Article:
Term FrequencyInverse Document Frequency, or TF-IDF, is a simple way to generate feature vectors from text documents (e.g. web pages). It computes two statistics for each term in each document: the term frequency, TF, which is the number of times the term occurs in that document, and the inverse document frequency, IDF, which measures how (in)frequently a term occurs across the whole document corpus. The product of these values, TF \times IDF, shows how relevant a term is to a specific document (i.e. if it is common in that specific document but rare in the whole corpus).

ClassificationClassify samples into predefined categorySupervised learningBinary classification (SVMs, logistic regression)Multiclass Classification (decision trees, naive Bayes)Spam x non-spam, fruit x logo, ...

logistic regression -> datas are labeled 1 or 0 -> classificationRegressionPredict value from observations, many techniquesPredicted values are continuousSupervised learningLinear least squares, Lasso, ridge regression, decision treesHouse prices, stock exchange, power consumption, height of person, ...

A large number of procedures have been developed for parameter estimation and inference in linear regression. These methods differ in computational simplicity of algorithms, presence of a closed-form solution, robustness with respect to heavy-tailed distributions, and theoretical assumptions needed to validate desirable statistical properties such as consistency and asymptotic efficiency. least squares is one of the mathematics/statistical problem solving methods, using least squares algorithmic technique to increase solution approximation accuracy, corresponding with a particular problem's complexity:lasso (least absolute shrinkage and selection operator) - version of least squares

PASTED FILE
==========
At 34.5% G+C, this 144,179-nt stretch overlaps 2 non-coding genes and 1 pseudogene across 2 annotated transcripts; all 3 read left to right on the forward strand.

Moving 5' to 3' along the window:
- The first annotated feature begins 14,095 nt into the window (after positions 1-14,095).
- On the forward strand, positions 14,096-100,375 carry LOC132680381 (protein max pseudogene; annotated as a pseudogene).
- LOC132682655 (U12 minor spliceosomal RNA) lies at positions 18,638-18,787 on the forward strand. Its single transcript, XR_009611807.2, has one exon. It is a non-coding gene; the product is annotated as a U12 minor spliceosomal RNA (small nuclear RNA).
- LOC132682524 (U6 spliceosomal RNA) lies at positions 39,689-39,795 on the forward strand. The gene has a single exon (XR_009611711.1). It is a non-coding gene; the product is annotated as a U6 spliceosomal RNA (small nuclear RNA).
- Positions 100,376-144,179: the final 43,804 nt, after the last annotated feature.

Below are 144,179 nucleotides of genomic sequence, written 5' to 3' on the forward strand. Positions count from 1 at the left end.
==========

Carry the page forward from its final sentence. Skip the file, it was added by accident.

Linear Regression ExampleMethod run trains modelParameters are set with setters setNumInterations and setInterceptStochastic Gradient Descent (SGD) algorithm is used for minimizing function

Limited-memory BFGS (L-BFGS or LM-BFGS) is an optimization algorithm in the family of quasi-Newton methods that approximates the BroydenFletcherGoldfarbShanno (BFGS) algorithm using a limited amount of computer memory. It is a popular algorithm for parameter estimation in machine learning.[1][2]

SGD is a great general-purpose optimization algorithm, and it is easy to implement. I would generally use it first, before trying something more complicated. I believe SGD is just as good as, if not superior, to L-BFGS in the not highly varying (and sometimes even convex) optimization surfaces common in current NLP models. (I would nonetheless be interested in a controlled comparison between SGD and the L-BFGS using the Berkeley cache-flushing trick.)

ClusteringGrouping objects into groups (~ clusters) of high similarityUnsupervised learning -> groups are not predefinedNumber of clusters must be definedK-means, Gaussian Mixture Model (EM algorithm), Power Iteration Clustering (PIC), Latent Dirichlet Allocation(LDA)

The EM iteration alternates between performing an expectation (E) step, which creates a function for the expectation of the log-likelihood evaluated using the current estimate for the parameters, and a maximization (M) step, which computes parameters maximizing the expected log-likelihood found on the E step. These parameter-estimates are then used to determine the distribution of the latent variables in the next E step.